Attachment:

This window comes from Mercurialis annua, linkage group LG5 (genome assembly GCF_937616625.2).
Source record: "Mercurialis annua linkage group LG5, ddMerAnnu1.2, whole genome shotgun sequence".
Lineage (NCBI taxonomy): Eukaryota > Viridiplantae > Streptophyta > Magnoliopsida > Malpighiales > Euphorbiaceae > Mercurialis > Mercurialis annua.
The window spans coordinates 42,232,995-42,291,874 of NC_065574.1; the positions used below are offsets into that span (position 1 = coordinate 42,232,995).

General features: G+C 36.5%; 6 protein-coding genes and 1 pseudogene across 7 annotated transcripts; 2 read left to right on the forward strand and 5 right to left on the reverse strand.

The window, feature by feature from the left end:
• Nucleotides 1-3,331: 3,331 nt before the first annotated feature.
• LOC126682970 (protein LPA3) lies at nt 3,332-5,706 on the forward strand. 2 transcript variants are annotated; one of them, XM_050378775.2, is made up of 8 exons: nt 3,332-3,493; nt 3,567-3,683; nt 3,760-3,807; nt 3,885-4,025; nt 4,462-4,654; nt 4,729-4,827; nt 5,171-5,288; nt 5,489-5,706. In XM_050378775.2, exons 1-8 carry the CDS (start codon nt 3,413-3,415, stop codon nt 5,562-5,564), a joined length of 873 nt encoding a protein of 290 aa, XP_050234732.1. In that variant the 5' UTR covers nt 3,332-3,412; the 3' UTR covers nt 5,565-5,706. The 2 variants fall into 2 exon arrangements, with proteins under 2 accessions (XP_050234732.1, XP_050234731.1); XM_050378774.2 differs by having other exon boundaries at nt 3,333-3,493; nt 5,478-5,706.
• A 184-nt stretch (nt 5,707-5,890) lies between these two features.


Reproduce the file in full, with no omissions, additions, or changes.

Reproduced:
This window comes from Mercurialis annua, linkage group LG5 (genome assembly GCF_937616625.2).
Source record: "Mercurialis annua linkage group LG5, ddMerAnnu1.2, whole genome shotgun sequence".
Lineage (NCBI taxonomy): Eukaryota > Viridiplantae > Streptophyta > Magnoliopsida > Malpighiales > Euphorbiaceae > Mercurialis > Mercurialis annua.
The window spans coordinates 42,232,995-42,291,874 of NC_065574.1; the positions used below are offsets into that span (position 1 = coordinate 42,232,995).

General features: G+C 36.5%; 6 protein-coding genes and 1 pseudogene across 7 annotated transcripts; 2 read left to right on the forward strand and 5 right to left on the reverse strand.

The window, feature by feature from the left end:
• Nucleotides 1-3,331: 3,331 nt before the first annotated feature.
• LOC126682970 (protein LPA3) lies at nt 3,332-5,706 on the forward strand. 2 transcript variants are annotated; one of them, XM_050378775.2, is made up of 8 exons: nt 3,332-3,493; nt 3,567-3,683; nt 3,760-3,807; nt 3,885-4,025; nt 4,462-4,654; nt 4,729-4,827; nt 5,171-5,288; nt 5,489-5,706. In XM_050378775.2, exons 1-8 carry the CDS (start codon nt 3,413-3,415, stop codon nt 5,562-5,564), a joined length of 873 nt encoding a protein of 290 aa, XP_050234732.1. In that variant the 5' UTR covers nt 3,332-3,412; the 3' UTR covers nt 5,565-5,706. The 2 variants fall into 2 exon arrangements, with proteins under 2 accessions (XP_050234732.1, XP_050234731.1); XM_050378774.2 differs by having other exon boundaries at nt 3,333-3,493; nt 5,478-5,706.
• A 184-nt stretch (nt 5,707-5,890) lies between these two features.